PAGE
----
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MU Veterans Center helps transition from military to college

Ryan Gill served in the U.S. Army in both Iraq and Haiti. Coming back to his home state in 2012, though, turned out to be a challenge.

“It’s one of the most daunting tasks,” Gill, the president of Mizzou Student Veterans Association said, “and it’s surprising to some, to think that these individuals who have gone off to combat, and war zones and experienced all sorts of things.”

At 24 years old, the native of the state’s boot heel was older than most college students. But Mizzou had a resource unlike other colleges he tried attending.

“It’s all run out of the Veteran’s Center here on campus, and Carol Fleisher’s our director,” Gill said. “She does an incredible job. She’s really our rock.”

In 2006, Carol Fleisher worked in the admissions office, helping students get residency in Missouri, along with helping veterans receive benefits through the Department of Veterans Affairs. Between the Montgomery GI Bill and the Post-9/11 GI Bill, Fleisher said managing the educational benefits using those large bills took most of her time, along with her regular job duties.

“You can’t attend even to the GI Bill, much less to an individual veteran,” Fleisher said. “The problem was is that I just saw a need for something more than just a desk and two jobs.”

That year, then-Chancellor Brady Deaton put together a group with Fleisher to research what Mizzou had to offer veterans, and what other schools did for both active and former service members. Fleisher said only two schools had full-fledged resource centers for veterans at that time.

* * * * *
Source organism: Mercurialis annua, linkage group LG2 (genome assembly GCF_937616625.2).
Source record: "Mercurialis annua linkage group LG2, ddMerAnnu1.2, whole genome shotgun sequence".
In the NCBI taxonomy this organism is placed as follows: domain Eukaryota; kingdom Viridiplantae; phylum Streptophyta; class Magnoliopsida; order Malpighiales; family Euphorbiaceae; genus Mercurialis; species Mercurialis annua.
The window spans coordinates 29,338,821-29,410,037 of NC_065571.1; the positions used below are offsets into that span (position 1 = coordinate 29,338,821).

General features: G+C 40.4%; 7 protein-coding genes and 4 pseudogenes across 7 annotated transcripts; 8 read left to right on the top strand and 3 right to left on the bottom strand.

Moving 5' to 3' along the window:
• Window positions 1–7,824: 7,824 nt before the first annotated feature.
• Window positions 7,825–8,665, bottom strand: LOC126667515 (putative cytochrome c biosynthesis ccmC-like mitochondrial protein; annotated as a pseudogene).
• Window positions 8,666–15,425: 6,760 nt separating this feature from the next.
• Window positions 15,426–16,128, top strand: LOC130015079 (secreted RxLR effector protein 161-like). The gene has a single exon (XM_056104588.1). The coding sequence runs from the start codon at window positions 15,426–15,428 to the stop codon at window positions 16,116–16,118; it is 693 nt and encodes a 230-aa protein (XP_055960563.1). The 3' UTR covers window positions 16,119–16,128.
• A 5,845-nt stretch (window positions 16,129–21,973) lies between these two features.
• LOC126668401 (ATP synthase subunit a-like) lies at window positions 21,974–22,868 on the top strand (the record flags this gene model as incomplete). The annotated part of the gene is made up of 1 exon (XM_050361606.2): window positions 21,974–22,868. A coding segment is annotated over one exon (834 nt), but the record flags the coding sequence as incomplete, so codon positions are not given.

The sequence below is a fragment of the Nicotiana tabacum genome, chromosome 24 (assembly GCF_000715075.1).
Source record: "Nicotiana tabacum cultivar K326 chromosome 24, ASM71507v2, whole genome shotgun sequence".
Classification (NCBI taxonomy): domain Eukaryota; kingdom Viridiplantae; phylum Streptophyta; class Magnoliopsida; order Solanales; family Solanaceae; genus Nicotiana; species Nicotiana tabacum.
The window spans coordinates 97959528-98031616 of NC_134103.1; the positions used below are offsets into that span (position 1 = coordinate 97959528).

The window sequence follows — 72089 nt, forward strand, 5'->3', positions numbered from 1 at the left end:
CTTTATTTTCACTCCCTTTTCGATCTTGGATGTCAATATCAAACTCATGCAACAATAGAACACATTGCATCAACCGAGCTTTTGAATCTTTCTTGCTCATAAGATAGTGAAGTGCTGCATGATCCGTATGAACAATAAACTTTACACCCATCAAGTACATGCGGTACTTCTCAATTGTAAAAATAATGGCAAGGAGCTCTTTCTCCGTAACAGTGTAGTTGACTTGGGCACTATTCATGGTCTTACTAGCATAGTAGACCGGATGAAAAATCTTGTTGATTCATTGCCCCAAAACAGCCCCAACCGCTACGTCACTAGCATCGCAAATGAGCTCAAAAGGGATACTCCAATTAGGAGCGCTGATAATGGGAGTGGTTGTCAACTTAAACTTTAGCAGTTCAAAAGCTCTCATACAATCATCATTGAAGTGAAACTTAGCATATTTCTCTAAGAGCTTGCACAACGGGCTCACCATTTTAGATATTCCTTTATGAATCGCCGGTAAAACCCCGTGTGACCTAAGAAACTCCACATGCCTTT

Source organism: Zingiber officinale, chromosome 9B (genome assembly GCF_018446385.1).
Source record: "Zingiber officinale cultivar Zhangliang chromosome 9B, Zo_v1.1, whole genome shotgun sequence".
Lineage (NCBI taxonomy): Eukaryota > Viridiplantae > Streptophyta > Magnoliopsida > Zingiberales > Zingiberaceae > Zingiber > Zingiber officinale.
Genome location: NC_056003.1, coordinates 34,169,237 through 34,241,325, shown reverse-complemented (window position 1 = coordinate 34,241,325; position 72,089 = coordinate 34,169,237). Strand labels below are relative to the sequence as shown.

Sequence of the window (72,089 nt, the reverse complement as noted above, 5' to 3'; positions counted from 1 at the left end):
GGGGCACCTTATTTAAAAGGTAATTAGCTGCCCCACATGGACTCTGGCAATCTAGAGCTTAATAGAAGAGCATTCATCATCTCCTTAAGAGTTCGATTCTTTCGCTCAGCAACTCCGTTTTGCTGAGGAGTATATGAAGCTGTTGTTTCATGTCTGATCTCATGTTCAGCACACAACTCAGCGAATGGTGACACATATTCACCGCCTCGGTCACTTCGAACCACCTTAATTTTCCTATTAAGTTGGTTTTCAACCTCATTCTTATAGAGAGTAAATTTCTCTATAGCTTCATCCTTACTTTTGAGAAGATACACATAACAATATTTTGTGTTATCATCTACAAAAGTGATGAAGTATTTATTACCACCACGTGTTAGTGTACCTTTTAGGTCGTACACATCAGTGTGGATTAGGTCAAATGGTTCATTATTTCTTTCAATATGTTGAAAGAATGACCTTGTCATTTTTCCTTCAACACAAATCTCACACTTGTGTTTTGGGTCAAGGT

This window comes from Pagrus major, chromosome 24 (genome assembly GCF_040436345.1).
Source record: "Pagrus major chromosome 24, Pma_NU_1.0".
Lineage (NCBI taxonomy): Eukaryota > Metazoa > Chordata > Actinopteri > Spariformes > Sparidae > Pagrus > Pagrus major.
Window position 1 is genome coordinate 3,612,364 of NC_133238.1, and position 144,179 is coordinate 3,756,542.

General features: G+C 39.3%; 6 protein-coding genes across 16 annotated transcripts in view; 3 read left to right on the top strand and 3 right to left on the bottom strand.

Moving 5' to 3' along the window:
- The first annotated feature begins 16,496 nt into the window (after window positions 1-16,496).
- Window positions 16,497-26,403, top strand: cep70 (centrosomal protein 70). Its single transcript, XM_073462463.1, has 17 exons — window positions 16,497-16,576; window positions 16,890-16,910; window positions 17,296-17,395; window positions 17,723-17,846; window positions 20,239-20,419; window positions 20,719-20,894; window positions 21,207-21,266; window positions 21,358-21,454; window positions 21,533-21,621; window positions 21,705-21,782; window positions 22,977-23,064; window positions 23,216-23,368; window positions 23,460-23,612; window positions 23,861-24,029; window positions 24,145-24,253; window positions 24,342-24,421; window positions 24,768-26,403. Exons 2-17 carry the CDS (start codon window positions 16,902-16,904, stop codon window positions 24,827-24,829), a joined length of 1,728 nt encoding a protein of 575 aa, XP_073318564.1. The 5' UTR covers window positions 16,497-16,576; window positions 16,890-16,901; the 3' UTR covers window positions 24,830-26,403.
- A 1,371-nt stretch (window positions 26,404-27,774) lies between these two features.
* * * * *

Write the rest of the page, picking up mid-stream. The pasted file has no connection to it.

In 2007, MU launched its own, the MU Veterans Center. Fleisher is its full-time director, and has a staff of seven people, including six veterans, to handle student veteran benefits.

Fleisher said the center also offers veterans a place to be around others with common experiences, something that eases the transition from military to civilian life.

“Not all of them, but a good many of them will have, “Did I make the right decision? Should I have gotten out of the military?” Fleisher said

Mizzou enrolls 369 student veterans, along with 350 dependents of veterans. An additional 100 students have used all of the benefits given through the GI Bills, Fleisher said.

The Military Times ranked Mizzou 19th on its list of best four-year schools for service members. Park University and Columbia College rank eighth and ninth on the list respectively for “online and nontraditional schools.”

“They’ve created an environment where veterans are able to succeed in,” Gill said. “And they streamline so many processes for us, or the processes that take us to graduation, coming out of active duty military or guard or whatever component you came from in the Department of Defense.”

(Update, 11/12, 2:08 p.m.: The story now contains a link to the Military Times’ rankings for veteran-friendly schools. It also adds Park University and Columbia College’s place on the publication’s list for online and nontraditional schools.)

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